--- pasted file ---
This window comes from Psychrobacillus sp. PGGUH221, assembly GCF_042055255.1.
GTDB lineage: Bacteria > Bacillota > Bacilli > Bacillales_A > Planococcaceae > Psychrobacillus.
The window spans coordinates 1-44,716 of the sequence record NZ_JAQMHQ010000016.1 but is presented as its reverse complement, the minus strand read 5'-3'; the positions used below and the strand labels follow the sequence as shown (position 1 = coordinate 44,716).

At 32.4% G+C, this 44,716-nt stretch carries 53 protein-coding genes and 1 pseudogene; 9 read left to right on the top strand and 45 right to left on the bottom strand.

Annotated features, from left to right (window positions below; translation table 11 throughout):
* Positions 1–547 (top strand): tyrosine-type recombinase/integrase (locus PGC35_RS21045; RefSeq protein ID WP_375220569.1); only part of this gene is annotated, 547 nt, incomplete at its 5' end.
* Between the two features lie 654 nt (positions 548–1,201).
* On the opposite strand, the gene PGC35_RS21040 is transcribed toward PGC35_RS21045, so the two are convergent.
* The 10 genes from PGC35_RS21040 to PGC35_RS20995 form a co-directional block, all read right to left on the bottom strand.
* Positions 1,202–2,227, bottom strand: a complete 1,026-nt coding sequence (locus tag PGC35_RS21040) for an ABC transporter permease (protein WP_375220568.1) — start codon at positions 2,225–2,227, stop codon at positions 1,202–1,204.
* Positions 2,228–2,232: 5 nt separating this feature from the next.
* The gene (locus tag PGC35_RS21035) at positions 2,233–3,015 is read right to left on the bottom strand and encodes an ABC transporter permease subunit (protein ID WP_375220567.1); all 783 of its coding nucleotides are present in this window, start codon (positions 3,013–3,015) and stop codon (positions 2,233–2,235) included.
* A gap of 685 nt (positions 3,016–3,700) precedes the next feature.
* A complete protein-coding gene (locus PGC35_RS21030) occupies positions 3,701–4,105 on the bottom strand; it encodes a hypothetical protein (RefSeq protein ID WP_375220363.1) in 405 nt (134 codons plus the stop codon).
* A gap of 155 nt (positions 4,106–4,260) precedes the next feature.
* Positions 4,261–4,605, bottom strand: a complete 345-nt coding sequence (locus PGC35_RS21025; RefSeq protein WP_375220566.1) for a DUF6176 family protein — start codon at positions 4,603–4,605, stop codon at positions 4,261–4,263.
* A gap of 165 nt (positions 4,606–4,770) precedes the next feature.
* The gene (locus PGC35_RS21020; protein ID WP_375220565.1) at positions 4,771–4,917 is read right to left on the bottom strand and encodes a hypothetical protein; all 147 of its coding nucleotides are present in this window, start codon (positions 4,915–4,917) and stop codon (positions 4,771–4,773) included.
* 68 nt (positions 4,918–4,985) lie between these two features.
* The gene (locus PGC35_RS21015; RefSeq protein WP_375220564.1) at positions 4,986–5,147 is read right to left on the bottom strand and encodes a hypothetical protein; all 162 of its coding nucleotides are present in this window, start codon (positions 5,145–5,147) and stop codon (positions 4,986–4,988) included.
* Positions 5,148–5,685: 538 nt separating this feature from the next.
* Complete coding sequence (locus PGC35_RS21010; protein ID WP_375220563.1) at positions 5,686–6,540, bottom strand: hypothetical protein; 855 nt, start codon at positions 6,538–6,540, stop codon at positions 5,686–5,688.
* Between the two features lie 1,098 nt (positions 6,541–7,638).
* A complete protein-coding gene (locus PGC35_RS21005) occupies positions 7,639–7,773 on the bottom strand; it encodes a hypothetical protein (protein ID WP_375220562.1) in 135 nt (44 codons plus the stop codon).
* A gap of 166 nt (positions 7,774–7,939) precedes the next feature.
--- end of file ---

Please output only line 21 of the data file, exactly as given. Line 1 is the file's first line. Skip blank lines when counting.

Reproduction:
* Positions 5,148–5,685: 538 nt separating this feature from the next.